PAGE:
No cut here: OPEC output hits new record high

Saudi oil minister: Oil supply cut on track
Saudi oil minister: Oil supply cut on track

Here's what OPEC did in September: 1) Agree to cut crude production. 2) Pump a record amount of oil.

The oil cartel increased its crude production to nearly 33.4 million barrels a day in September, it said in a report released on Wednesday.

That's a new output record and 1.3 million barrels above last year's daily production average.

The increase was fueled by Iraq, Nigeria and Libya, which have all suffered production disruptions because of conflict or terrorism. Iraq's output soared by 100,000 barrels over the previous month to 4.5 million barrels a day.

Nigeria and Libya also added roughly 100,000 barrels a day to their production.

Saudi Arabia: We're on track for oil supply cut by November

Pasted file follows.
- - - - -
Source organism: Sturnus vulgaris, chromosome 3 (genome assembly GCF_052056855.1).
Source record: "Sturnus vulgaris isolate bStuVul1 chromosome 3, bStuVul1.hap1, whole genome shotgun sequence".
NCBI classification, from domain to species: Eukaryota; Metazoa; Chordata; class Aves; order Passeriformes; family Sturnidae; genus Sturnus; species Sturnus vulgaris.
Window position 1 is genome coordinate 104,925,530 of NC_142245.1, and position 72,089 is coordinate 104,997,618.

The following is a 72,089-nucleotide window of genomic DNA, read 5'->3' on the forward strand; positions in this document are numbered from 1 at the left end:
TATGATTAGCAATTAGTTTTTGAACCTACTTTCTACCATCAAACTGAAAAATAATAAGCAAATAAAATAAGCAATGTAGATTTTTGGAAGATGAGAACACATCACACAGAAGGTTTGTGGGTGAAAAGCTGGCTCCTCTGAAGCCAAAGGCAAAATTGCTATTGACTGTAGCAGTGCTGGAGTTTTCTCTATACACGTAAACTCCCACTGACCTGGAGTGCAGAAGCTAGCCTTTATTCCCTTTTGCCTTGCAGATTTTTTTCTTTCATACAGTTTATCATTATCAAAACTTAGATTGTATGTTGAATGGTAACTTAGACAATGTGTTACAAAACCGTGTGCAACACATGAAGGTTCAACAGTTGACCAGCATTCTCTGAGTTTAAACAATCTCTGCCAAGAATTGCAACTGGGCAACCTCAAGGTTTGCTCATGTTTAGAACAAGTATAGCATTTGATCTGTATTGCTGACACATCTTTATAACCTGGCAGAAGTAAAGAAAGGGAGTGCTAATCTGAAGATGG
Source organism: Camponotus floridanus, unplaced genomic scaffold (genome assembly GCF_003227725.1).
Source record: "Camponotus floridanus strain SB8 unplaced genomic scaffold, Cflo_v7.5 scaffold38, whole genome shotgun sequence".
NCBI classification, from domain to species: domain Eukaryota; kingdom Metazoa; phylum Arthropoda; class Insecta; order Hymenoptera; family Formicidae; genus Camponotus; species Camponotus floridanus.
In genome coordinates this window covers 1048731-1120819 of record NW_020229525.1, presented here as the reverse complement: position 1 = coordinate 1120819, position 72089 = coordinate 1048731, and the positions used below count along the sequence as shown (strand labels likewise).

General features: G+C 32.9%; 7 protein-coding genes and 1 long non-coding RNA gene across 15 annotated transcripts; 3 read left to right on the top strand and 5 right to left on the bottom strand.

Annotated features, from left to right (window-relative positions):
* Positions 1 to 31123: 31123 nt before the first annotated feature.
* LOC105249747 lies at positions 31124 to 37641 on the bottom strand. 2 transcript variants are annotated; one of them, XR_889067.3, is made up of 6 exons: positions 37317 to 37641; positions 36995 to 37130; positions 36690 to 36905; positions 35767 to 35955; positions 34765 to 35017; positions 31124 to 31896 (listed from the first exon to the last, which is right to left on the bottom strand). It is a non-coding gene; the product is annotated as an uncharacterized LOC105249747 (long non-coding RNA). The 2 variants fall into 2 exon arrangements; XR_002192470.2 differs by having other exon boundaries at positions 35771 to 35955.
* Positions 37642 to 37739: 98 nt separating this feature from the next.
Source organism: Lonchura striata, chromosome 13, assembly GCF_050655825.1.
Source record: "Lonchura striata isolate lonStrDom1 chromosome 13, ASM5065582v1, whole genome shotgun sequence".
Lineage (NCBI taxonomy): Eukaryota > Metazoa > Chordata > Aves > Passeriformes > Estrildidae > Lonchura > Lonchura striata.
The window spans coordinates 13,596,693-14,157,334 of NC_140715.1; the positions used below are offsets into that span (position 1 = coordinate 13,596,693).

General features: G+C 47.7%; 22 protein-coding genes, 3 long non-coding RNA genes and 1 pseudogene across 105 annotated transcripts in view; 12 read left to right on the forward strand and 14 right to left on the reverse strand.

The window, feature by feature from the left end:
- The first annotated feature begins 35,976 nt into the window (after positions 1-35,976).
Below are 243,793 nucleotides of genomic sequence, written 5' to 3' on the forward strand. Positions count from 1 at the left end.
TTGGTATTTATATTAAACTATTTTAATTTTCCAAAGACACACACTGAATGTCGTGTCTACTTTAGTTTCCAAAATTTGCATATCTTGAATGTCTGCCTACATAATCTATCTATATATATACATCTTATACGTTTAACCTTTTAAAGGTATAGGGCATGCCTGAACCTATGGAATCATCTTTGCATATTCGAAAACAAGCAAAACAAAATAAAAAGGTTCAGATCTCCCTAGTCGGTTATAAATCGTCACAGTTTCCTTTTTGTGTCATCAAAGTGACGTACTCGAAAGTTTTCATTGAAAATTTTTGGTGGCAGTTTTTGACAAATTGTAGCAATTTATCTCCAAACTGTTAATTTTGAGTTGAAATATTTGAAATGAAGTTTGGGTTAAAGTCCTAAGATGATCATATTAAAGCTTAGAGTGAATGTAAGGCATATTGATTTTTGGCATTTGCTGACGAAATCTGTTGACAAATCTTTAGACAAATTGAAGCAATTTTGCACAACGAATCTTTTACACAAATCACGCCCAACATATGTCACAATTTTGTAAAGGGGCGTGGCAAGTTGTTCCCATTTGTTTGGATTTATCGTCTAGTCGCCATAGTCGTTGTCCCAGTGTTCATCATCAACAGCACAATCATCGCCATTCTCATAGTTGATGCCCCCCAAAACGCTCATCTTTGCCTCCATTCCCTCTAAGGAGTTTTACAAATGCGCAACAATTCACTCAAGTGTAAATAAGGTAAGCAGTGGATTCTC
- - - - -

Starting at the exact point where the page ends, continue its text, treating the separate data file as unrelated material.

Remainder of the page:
The new data show just how difficult it will be for OPEC to finalize its decision to cut production -- the first such agreement in eight years.

The preliminary deal, struck last month, helped push crude prices to above $50 per barrel. But key details must still be agreed at the group's next meeting in late November.

A global glut of oil supply caused oil prices to crash over the past two years, as the world's biggest oil producers refused to cut production in order to defend their market share.

The strategy worked: OPEC now produces just under 35% of crude oil globally, compared to a low of 32.6% in April, 2014.

But low prices have been hurting the oil producing nations, forcing them to slash spending.

Saudi Arabia said Monday that efforts to get big oil producers to agree the details of the supply cut are on track.

The goal is to reduce production to between 32.5 and 33 million barrels of oil per day. But who will cut back, and by how much, is still to be determined.

Saudi Arabia, the biggest producer within OPEC, cut its production by 87,500 barrels a day in September.

The kingdom usually increases production during the summer months, when buyers fill stocks for the winter. It then lowers output slightly for the fall and winter months.

-- Mark Thompson and John Defterios contributed reporting.

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